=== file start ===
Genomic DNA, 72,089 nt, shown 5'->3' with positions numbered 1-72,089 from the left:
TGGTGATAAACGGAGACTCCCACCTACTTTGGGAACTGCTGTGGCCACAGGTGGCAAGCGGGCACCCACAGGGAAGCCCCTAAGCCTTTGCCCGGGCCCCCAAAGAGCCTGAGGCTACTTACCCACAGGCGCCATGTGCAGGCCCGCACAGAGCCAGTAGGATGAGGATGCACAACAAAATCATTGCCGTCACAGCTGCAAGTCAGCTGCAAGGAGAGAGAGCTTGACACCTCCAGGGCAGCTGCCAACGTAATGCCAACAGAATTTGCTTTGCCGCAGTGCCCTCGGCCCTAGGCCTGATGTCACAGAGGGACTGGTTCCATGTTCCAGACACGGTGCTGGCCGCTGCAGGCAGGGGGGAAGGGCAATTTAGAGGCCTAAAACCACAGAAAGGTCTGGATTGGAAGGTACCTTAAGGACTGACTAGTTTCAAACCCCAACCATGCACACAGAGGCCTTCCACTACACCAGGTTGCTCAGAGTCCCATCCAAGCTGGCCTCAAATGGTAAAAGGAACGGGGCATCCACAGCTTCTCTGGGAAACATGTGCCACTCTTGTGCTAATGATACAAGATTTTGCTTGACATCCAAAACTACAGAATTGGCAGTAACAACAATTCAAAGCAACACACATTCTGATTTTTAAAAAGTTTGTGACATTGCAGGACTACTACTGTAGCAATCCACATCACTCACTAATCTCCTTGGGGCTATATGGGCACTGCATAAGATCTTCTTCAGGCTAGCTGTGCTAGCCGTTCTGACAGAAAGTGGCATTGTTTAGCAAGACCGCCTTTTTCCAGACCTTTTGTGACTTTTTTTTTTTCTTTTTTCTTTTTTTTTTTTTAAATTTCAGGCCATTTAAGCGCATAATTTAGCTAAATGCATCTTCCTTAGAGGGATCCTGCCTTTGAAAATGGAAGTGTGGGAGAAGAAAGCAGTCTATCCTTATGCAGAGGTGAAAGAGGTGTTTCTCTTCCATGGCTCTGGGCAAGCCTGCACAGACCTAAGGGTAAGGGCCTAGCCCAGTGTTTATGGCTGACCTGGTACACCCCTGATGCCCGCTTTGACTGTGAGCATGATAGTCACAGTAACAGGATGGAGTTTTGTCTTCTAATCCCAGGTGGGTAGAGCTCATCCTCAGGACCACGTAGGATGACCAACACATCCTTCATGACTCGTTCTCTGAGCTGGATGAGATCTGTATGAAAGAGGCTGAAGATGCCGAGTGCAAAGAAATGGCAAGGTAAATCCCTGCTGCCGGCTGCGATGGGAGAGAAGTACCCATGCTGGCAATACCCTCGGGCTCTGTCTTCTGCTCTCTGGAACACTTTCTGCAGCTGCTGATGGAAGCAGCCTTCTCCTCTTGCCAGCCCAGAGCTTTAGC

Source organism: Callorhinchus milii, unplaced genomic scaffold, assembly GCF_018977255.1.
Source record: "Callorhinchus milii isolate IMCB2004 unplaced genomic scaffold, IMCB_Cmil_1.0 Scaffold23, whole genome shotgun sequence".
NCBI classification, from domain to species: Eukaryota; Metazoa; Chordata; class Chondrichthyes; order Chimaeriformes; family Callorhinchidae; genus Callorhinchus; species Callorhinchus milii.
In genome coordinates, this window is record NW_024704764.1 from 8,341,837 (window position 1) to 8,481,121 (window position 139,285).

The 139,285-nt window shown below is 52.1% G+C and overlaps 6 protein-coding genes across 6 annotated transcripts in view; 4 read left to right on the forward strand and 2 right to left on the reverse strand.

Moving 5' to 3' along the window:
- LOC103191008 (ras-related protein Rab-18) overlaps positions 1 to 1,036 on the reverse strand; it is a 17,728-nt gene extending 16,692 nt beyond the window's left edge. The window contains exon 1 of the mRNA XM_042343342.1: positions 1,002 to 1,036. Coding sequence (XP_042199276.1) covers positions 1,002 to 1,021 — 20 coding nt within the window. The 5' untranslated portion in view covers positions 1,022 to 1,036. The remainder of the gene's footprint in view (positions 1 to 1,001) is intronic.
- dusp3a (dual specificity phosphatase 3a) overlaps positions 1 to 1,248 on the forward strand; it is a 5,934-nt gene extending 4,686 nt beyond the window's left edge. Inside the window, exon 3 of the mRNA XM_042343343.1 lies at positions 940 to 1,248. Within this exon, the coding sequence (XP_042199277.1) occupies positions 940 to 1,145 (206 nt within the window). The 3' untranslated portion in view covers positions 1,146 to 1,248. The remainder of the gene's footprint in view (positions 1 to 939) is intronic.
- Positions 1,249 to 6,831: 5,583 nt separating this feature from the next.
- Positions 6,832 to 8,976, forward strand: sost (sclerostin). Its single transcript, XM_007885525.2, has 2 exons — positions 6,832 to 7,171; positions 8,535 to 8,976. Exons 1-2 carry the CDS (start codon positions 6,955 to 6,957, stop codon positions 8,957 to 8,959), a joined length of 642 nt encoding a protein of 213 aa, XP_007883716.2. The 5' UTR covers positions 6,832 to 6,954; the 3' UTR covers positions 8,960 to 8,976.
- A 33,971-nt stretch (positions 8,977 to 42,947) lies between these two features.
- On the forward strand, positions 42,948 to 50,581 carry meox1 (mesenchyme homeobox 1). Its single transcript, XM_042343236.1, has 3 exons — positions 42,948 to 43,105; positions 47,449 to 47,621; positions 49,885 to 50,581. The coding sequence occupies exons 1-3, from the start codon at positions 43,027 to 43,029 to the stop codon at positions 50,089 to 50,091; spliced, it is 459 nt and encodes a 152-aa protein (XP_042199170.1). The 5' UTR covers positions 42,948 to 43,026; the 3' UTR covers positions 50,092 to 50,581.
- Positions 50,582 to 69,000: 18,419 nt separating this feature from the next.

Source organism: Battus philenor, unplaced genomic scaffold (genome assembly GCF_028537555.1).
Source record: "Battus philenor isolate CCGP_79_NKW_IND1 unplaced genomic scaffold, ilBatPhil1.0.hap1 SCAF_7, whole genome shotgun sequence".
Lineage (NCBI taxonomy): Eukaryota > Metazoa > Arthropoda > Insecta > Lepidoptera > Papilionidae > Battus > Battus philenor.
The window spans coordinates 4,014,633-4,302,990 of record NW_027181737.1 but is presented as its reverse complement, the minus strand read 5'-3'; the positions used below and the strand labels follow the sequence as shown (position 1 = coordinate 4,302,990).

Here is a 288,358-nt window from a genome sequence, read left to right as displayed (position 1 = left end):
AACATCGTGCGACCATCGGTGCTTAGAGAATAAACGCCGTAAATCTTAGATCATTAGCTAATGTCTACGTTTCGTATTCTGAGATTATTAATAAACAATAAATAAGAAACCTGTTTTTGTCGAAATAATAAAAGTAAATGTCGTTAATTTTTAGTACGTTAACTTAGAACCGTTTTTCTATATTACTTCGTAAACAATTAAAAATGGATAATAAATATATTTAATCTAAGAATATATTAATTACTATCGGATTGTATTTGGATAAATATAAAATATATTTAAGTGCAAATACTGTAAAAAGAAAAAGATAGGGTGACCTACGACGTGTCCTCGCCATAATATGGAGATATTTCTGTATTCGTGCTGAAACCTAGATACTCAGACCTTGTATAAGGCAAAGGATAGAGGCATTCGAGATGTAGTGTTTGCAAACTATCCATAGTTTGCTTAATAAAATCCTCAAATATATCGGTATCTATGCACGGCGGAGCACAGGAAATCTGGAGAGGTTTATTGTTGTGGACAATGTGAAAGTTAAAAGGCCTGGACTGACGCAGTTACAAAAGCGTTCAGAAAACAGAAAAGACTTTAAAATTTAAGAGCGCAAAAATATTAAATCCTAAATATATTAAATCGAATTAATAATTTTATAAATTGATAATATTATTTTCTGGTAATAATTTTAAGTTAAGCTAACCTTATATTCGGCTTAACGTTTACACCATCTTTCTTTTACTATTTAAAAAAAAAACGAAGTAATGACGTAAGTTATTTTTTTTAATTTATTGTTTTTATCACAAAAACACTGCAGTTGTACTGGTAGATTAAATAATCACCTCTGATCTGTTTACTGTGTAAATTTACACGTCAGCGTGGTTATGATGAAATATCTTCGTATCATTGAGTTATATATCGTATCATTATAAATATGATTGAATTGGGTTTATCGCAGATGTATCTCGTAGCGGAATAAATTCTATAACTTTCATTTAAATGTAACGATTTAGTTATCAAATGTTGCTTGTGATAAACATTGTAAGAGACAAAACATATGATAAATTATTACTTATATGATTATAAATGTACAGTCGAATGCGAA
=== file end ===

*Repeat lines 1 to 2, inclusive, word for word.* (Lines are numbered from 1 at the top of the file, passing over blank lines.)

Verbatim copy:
Genomic DNA, 72,089 nt, shown 5'->3' with positions numbered 1-72,089 from the left:
TGGTGATAAACGGAGACTCCCACCTACTTTGGGAACTGCTGTGGCCACAGGTGGCAAGCGGGCACCCACAGGGAAGCCCCTAAGCCTTTGCCCGGGCCCCCAAAGAGCCTGAGGCTACTTACCCACAGGCGCCATGTGCAGGCCCGCACAGAGCCAGTAGGATGAGGATGCACAACAAAATCATTGCCGTCACAGCTGCAAGTCAGCTGCAAGGAGAGAGAGCTTGACACCTCCAGGGCAGCTGCCAACGTAATGCCAACAGAATTTGCTTTGCCGCAGTGCCCTCGGCCCTAGGCCTGATGTCACAGAGGGACTGGTTCCATGTTCCAGACACGGTGCTGGCCGCTGCAGGCAGGGGGGAAGGGCAATTTAGAGGCCTAAAACCACAGAAAGGTCTGGATTGGAAGGTACCTTAAGGACTGACTAGTTTCAAACCCCAACCATGCACACAGAGGCCTTCCACTACACCAGGTTGCTCAGAGTCCCATCCAAGCTGGCCTCAAATGGTAAAAGGAACGGGGCATCCACAGCTTCTCTGGGAAACATGTGCCACTCTTGTGCTAATGATACAAGATTTTGCTTGACATCCAAAACTACAGAATTGGCAGTAACAACAATTCAAAGCAACACACATTCTGATTTTTAAAAAGTTTGTGACATTGCAGGACTACTACTGTAGCAATCCACATCACTCACTAATCTCCTTGGGGCTATATGGGCACTGCATAAGATCTTCTTCAGGCTAGCTGTGCTAGCCGTTCTGACAGAAAGTGGCATTGTTTAGCAAGACCGCCTTTTTCCAGACCTTTTGTGACTTTTTTTTTTTCTTTTTTCTTTTTTTTTTTTTAAATTTCAGGCCATTTAAGCGCATAATTTAGCTAAATGCATCTTCCTTAGAGGGATCCTGCCTTTGAAAATGGAAGTGTGGGAGAAGAAAGCAGTCTATCCTTATGCAGAGGTGAAAGAGGTGTTTCTCTTCCATGGCTCTGGGCAAGCCTGCACAGACCTAAGGGTAAGGGCCTAGCCCAGTGTTTATGGCTGACCTGGTACACCCCTGATGCCCGCTTTGACTGTGAGCATGATAGTCACAGTAACAGGATGGAGTTTTGTCTTCTAATCCCAGGTGGGTAGAGCTCATCCTCAGGACCACGTAGGATGACCAACACATCCTTCATGACTCGTTCTCTGAGCTGGATGAGATCTGTATGAAAGAGGCTGAAGATGCCGAGTGCAAAGAAATGGCAAGGTAAATCCCTGCTGCCGGCTGCGATGGGAGAGAAGTACCCATGCTGGCAATACCCTCGGGCTCTGTCTTCTGCTCTCTGGAACACTTTCTGCAGCTGCTGATGGAAGCAGCCTTCTCCTCTTGCCAGCCCAGAGCTTTAGC